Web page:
Many people on social media have called for both Swift and Logan Paul to take Harvard to court; if Swift did take their advice, it wouldn't be the first time that the I Don't Wanna Live Forever singer has threatened legal action to defend herself against white supremacist allegations. When blogger Meghan Herning wrote a post for Popfront entitled "Swiftly to the alt-right: Taylor subtly gets the lower case kkk in formation," in which she charged Swift of playing up to white supremacists, the pop star's attorney, William J. Briggs, II sent a cease and desist letter to PopFront and Herning on Swift's behalf, demanding that the blog post in question be removed.

In the letter, her attorneys made it clear that the Reputation star would not stand for such allegations when he wrote: "You are requiring Ms. Swift, but not any other celebrity or musician, to loudly denounce white supremacy and you do not accept her previous condemnations as good enough. Given your apparent animus and malice toward Ms. Swift, the intent to cause harm to Ms. Swift is clear." In the wake of this news, several other journalists came out claiming that they had also received letters from the singer's legal team after writing articles focusing on her.

Perhaps the most used argument used to allege Swift has neo-Nazi sympathies is the fact that Swift has kept a pointed silence regarding her personal politics in the past. Her critics have pointed out that, despite being a household name, she has never revealed who she supported in the 2016 American election and never made any comment for or against President Donald Trump's many controversial decisions.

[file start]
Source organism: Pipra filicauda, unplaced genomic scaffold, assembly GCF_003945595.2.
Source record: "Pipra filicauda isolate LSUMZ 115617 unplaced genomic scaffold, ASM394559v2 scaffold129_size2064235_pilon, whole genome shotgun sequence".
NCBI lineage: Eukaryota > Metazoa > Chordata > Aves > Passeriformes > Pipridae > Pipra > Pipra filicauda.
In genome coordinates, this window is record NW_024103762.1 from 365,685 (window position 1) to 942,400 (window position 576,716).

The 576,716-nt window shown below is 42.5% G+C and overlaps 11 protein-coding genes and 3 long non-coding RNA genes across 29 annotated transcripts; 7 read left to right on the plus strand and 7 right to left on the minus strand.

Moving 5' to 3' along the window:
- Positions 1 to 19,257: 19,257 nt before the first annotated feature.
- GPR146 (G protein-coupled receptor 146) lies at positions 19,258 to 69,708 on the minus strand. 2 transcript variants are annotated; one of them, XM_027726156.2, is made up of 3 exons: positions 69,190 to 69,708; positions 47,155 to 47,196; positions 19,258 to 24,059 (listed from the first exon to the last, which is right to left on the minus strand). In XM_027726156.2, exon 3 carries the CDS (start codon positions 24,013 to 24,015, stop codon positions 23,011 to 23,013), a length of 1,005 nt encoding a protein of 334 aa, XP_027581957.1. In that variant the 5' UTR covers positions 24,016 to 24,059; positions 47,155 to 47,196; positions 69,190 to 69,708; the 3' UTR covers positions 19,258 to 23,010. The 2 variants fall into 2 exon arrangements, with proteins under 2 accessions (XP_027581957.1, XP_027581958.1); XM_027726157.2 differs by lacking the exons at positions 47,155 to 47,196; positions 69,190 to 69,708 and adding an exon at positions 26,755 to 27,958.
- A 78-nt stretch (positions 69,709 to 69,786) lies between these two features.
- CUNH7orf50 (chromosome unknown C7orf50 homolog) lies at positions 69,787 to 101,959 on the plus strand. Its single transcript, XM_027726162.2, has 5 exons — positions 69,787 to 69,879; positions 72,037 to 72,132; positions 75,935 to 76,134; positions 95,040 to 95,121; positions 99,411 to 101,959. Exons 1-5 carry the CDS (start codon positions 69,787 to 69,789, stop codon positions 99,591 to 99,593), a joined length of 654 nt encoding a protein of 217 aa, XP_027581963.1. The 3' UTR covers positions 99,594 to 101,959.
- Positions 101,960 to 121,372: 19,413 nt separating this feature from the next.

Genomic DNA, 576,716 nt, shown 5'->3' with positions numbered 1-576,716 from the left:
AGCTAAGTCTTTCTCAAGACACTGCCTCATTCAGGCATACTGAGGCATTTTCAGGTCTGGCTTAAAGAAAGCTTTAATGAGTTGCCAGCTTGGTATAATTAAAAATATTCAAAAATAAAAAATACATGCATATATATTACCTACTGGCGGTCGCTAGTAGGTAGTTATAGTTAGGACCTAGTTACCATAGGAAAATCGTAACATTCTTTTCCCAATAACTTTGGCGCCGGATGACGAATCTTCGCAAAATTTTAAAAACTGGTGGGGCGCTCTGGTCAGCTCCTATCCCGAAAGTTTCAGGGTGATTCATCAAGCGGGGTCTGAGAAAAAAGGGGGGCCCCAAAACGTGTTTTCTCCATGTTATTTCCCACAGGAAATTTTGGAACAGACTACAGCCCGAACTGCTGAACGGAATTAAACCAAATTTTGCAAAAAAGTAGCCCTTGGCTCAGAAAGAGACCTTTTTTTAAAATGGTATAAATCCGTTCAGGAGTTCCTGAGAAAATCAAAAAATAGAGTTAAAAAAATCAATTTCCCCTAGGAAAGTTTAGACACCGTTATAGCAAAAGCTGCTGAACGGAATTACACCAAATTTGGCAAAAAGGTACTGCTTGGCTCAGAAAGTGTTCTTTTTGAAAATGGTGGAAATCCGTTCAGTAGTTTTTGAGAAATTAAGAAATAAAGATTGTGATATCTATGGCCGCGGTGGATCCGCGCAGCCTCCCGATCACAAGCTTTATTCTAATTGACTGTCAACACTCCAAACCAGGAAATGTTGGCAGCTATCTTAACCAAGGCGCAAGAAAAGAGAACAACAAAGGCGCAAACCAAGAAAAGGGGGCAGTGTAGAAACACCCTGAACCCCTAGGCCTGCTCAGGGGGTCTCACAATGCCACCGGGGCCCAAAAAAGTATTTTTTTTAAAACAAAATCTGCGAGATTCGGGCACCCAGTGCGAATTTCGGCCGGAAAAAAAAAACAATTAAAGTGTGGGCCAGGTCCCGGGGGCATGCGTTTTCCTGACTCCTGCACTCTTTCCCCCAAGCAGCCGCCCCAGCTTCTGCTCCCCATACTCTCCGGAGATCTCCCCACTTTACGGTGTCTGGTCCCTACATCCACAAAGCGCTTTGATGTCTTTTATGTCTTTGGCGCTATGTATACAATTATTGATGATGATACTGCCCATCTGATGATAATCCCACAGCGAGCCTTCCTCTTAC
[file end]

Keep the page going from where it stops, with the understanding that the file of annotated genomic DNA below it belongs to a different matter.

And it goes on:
But, as her many fans point out, should Swift really be targeted for her silence on politics? Her supporters have argued that she sees political stances as a matter of privacy and integrity, as well as noting that she risks alienating her more conservative audience if she speaks out, so it is unjust to assume where her affiliations truly lie. There's a chance she could be a member of the alt-right, a Democrat, a Libertarian, or even a member of the Modern Whig Party - the point is that we simply just don't know, because she has always declined to comment.

In response to the online outrage, reporter Amy Harvard posted another Tweet on her page, reading: "Today was a weird day. After posting a snarky tweet about how Logan Paul and Taylor Swift have a strong following of neo-Nazis, I had droves of neo-Nazis and Taylor Swift fans in my mentions harassing me. Right on, 2018. Good job, Twitter." Her reaction to the incident appears to infer that she herself was not implying Swift was a neo-Nazi, but instead referring to the hordes of neo-Nazi fans the singer-songwriter has accumulated over the years. If this is the case, the incident demonstrates the power that a misinterpreted tweet can have.

Overall, throughout the whole debacle, there were some clear messages that came through. Number one, choose your words on Twitter wisely. Number two, don't accuse people of things without evidence. And last, yet most importantly, never cross a Taylor Swift fan. You won't win.